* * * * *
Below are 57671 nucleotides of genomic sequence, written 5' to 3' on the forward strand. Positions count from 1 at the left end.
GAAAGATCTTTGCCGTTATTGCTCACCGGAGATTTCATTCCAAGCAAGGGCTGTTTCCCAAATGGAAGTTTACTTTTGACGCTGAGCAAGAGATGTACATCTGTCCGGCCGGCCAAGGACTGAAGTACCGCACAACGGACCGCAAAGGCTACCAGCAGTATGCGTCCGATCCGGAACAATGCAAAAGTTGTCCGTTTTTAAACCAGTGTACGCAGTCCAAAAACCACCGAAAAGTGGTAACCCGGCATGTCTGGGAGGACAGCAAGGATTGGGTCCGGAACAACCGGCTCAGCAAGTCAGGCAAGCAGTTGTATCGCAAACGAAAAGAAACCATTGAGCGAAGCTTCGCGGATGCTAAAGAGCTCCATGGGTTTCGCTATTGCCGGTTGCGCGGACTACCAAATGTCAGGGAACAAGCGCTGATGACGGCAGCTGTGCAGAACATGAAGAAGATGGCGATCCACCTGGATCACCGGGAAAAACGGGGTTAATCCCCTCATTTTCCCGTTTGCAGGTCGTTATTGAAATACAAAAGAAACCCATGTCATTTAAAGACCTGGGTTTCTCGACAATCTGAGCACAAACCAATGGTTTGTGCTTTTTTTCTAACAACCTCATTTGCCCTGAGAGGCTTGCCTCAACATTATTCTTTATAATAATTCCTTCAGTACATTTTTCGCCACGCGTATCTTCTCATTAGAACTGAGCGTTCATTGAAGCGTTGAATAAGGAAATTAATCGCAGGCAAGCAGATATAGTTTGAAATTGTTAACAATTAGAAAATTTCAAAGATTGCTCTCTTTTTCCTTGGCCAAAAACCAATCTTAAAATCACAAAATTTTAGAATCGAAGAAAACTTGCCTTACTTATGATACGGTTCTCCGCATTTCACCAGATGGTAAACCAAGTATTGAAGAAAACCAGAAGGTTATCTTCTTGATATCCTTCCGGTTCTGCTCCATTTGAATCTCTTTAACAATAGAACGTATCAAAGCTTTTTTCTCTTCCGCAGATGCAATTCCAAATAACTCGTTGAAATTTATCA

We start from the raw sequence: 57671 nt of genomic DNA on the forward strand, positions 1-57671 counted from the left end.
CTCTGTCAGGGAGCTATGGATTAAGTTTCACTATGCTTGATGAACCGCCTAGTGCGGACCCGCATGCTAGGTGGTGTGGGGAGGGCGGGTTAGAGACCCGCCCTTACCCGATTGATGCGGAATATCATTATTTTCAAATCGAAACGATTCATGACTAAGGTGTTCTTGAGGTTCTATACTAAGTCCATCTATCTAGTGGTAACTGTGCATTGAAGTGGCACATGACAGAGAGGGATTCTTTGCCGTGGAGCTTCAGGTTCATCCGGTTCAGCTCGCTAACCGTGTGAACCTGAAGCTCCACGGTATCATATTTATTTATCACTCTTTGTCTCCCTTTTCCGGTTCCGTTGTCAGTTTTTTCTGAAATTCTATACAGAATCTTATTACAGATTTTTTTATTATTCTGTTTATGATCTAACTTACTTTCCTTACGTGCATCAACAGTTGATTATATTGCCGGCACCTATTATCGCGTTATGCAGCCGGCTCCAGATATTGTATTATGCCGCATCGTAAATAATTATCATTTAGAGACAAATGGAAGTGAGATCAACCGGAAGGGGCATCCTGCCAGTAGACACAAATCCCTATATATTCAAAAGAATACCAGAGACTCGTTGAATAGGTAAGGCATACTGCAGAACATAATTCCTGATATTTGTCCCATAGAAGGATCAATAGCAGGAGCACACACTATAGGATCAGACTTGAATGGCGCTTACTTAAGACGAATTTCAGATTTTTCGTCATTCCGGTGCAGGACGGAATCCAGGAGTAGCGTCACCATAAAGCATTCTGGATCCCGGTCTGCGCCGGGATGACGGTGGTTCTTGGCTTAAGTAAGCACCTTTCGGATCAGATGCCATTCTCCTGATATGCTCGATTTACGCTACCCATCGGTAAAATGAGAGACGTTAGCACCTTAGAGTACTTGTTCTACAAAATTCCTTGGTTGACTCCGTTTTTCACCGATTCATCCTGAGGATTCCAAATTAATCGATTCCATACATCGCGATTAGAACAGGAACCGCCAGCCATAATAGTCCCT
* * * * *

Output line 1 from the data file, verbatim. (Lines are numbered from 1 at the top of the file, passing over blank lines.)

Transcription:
Below are 57671 nucleotides of genomic sequence, written 5' to 3' on the forward strand. Positions count from 1 at the left end.